Study finds care, treatment limited for hemophilia patients in Thailand

Still, efforts are being made to improve country's health outcomes

Margarida Maia, PhD avatar

by Margarida Maia, PhD |

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A cracked piggy bank with a Band-aid over it faces a prescription bottle.

Hemophilia treatments in Thailand are limited due to a lack of budgetary resources, the high cost of medications, and an infrastructure inadequate for supporting patient care, a study found.

These hurdles mean that people with hemophilia in the Southeast Asian country may not be able to access the care they need, which can lead to poorer health outcomes.

However, according to researchers, efforts are being made throughout the country to enable greater access to treatments and to improve overall health outcomes for hemophilia patients.

“Despite the challenges … Thailand has progressed substantially in providing the required hemophilia care, as evidenced by an evolution in acquiring and sharing knowledge as well as collaborative efforts among multiple stakeholders over the past three decades,” the team wrote.

The study, “Practices and challenges for hemophilia management under resource constraints in Thailand,” was published as a letter in the Orphanet Journal of Rare Diseases. The study was funded in part by Pfizer, which is developing treatments for hemophilia.

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Hemophilia occurs when a person’s blood does not clot properly due to the lack or malfunction of a specific clotting factor — a protein that helps the blood to form clots and to stop bleeding.

There are several types of hemophilia, each dependent on which clotting factor is missing. In hemophilia A, patients lack factor VIII, while individuals with hemophilia B lack factor IX.

Usually, the less clotting factor that’s produced, the more severe are the symptoms. These can include spontaneous bleeds, as well as bleeding episodes following an injury or surgery.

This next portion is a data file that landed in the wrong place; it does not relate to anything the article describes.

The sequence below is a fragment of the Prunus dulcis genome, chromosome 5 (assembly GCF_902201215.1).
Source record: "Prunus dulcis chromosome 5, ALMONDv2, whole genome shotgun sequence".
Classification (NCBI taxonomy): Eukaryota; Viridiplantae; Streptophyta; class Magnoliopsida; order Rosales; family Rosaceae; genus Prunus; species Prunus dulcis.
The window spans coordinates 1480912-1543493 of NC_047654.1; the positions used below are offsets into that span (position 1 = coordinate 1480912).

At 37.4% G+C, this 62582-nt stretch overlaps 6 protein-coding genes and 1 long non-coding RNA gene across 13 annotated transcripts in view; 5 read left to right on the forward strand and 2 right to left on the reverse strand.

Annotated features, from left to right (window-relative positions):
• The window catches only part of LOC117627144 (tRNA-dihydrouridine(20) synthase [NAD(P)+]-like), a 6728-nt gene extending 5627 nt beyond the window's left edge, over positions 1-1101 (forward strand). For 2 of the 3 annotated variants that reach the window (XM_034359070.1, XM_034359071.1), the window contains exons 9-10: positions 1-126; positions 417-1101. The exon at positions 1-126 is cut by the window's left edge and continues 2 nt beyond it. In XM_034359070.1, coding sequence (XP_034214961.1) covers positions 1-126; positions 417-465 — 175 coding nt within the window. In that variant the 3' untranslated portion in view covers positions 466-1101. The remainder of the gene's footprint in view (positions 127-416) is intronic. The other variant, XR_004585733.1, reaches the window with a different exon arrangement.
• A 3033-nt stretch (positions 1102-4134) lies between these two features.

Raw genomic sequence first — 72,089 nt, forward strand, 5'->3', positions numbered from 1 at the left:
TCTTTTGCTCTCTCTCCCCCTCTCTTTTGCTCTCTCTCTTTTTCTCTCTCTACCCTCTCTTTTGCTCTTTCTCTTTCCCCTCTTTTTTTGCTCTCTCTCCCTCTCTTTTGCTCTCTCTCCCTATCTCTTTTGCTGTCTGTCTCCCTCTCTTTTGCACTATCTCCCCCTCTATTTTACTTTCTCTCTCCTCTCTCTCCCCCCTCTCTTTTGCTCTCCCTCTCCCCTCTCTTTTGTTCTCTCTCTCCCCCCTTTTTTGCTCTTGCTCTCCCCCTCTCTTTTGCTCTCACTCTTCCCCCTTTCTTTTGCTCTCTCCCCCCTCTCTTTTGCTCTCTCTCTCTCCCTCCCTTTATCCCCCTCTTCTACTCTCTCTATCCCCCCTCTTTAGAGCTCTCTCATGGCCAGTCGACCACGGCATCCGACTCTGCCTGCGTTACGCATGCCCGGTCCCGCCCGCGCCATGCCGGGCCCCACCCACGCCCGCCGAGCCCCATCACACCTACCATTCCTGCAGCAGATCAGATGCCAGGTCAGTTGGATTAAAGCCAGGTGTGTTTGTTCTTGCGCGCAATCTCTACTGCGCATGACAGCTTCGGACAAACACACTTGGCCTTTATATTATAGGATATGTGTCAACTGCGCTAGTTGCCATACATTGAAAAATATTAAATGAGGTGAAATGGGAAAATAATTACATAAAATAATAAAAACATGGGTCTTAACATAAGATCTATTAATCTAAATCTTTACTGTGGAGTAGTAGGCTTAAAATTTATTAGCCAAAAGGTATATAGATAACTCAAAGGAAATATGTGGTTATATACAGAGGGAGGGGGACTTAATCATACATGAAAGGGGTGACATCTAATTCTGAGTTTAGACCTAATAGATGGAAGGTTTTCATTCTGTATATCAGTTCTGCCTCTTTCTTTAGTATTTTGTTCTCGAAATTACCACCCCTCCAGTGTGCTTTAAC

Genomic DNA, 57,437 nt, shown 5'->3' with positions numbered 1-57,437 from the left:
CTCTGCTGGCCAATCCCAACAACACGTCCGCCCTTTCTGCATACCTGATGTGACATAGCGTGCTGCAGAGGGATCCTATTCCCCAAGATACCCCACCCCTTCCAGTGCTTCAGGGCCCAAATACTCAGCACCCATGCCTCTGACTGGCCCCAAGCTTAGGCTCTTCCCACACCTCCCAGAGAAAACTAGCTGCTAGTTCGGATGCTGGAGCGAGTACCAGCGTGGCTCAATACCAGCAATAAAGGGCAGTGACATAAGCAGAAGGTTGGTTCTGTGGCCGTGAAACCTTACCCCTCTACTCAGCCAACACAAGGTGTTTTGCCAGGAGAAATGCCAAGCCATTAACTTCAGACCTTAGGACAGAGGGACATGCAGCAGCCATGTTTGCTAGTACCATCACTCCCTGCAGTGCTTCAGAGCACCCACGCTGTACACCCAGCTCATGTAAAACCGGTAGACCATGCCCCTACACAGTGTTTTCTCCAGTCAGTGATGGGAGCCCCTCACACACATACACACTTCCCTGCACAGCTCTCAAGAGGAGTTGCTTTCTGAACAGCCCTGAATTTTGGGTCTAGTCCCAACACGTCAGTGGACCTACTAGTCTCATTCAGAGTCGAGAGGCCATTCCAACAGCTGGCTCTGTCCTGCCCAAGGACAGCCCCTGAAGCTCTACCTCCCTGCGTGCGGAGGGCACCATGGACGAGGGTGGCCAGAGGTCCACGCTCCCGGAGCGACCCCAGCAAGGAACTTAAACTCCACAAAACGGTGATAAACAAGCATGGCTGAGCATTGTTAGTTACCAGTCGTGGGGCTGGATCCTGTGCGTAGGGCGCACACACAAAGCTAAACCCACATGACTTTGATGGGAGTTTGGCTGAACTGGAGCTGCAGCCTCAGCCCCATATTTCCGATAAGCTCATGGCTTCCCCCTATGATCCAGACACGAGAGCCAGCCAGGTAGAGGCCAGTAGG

A survey by the World Federation of Hemophilia in 2020 found that, in Thailand, only 1,828 people with hemophilia were registered to get help from the national healthcare system. Specifically, there were 1,615 people with hemophilia A and 213 with hemophilia B.

“The reason for the low number is the underdiagnosis which is a major concern in the real-world practice among Asian countries,” the researchers wrote.

For comparison, there were about 33,000 hemophilia patients in the U.S. as of August 2022.

In Thailand, most people receive an initial diagnosis of hemophilia from a general practitioner, pediatrician, or internist at rural hospitals. Only then they are referred to specialists at hemophilia treatment centers, where the diagnosis is confirmed.

Once confirmed to have hemophilia, patients are offered replacement therapy with clotting factor concentrates to provide the clotting factor they are missing. This is done “particularly for severe and moderate hemophiliacs with frequent bleeds,” the researchers wrote.

Implementation of adequate prophylaxis remains a major challenge in Thailand due to a limited budget allowance. … [Costs] exceeds the reimbursable budget and could cause financial burden.

Among the country’s hemophilia patients, most had severe (51.2%) or moderate (30.2%) disease. However, of the 947 people with severe hemophilia, only 365 (38.5%) were registered to receive preventive treatment (prophylaxis) with clotting factor concentrates.

“Implementation of adequate prophylaxis remains a major challenge in Thailand due to a limited budget allowance,” the researchers wrote.

Each year, people with hemophilia are reimbursed expenses related to 34,500–55,500 international units (IU) (about 750–1000 IU per week) of factor VIII concentrate or 23,000–24,000 IU (about 500 IU per week) of factor IX concentrate. This is less than the recommended dosage for adequate prophylaxis.

For hemophilia patients needing such treatments, “cost exceeds the reimbursable budget and could cause financial burden,” the researchers wrote.

Moreover, some people develop antibodies, known as inhibitors, which can lower the effectiveness of replacement therapy. A proportion of people in this study (5.6%) tested positive for clotting factor inhibitors. Such a low proportion may indicate “limited accessibility to inhibitor assays” at hemophilia treatment centers, the team noted.

Researchers suggested a few actions to tackle the challenges of hemophilia in Thailand, such as guidelines to ensure consistent care, educational initiatives to promote community awareness, and an increase of budgetary resources for replacement therapy.